Farmers tend not to think of themselves as estate owners, however, thanks to diversification, there are striking similarities.
Many in the accounting profession who act for farmers are aware that HMRC is pushing hard to assess farming businesses with diverse activities as investment rather than trading. This distinction relates to inheritance tax and the protection of Business Property Relief (BPR).
While qualifying farming assets qualify for 100% inheritance tax relief through agricultural property relief, diversified businesses now also rely on BPR, which allows for relief at 100% on those non-farming assets such as holiday lets, renewable energy generation, rented cottages etc.
To qualify for BPR, the underlying business has to be one of trading. The Balfour 2009 vs HMRC case created a framework on which to assess farming activity in terms of turnover, profitability, capital values and time spent between trading and non-trading assets.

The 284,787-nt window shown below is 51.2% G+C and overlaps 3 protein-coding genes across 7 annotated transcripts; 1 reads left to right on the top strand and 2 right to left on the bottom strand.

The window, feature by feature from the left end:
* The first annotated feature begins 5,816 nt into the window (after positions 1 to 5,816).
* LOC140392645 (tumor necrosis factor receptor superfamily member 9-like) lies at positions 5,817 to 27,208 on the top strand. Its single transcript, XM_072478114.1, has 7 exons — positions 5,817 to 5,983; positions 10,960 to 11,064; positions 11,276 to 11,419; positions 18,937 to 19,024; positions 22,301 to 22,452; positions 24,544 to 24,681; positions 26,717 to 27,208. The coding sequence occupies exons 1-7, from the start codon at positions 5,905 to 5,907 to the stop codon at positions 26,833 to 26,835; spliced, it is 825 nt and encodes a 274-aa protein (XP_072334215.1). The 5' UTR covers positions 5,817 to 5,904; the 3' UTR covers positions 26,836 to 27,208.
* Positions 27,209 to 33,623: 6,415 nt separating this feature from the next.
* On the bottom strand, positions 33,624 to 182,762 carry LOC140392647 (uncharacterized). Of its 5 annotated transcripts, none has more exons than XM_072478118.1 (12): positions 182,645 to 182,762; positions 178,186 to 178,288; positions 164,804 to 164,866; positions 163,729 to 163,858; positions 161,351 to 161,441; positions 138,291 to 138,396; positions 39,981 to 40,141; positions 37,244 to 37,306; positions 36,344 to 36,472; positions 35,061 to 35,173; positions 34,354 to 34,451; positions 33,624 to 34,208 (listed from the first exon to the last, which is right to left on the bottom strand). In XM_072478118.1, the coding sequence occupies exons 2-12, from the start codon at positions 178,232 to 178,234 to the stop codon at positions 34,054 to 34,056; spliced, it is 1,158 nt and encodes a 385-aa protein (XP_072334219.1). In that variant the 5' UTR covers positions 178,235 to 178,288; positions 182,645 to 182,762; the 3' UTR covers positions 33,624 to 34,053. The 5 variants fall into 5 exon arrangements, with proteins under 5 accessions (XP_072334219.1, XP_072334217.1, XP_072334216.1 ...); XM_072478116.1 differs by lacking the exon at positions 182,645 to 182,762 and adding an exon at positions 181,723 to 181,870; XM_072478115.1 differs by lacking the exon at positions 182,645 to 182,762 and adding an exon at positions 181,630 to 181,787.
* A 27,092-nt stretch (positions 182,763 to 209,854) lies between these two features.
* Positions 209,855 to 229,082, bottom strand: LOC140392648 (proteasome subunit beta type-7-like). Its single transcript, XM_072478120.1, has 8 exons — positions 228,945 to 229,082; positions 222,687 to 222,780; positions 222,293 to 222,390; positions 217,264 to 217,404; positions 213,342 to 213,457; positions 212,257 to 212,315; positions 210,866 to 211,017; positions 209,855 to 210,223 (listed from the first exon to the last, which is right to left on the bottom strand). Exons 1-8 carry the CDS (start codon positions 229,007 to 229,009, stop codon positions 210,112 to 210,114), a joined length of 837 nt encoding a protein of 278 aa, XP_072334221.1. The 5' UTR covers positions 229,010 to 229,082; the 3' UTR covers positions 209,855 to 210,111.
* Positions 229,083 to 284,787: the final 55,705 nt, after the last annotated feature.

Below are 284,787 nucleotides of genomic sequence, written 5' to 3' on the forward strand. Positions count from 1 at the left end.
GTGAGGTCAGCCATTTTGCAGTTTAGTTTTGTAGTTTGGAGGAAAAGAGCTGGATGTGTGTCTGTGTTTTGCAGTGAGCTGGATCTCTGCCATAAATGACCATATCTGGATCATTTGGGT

Addressing these four points, it can easily be argued that in most diversified activities the turnover, capital value and time spent elements would not exceed those of the original farming business. Therefore, farmers are able to tick those boxes.
However, many farmers will find the non-trading or investment element of their business will contribute to more than 50% of the business profit.
Take, for example, a farming businesses involved in agritourism. In addition to the farm, it offers glamping or holiday letting.
Without careful consideration, this “trade” may be deemed to be investment and if it contributes to more than 50% of the profitability of the overall business then HMRC could argue that the farmer is simply renting property, hence investment, and they could lose BPR.
Current recommendations by the Office of Tax Simplification to the Chancellor have indicated that Business Property Relief should be harder to achieve.
The action plan is simple; reassess the farm business. Is it the same as it was 20 years ago?
If the answer is no, then we encourage farmers to address structure, and document time spent in the various aspects of their business estate.
Mark Gibson is a partner with Thomson Cooper Accountants.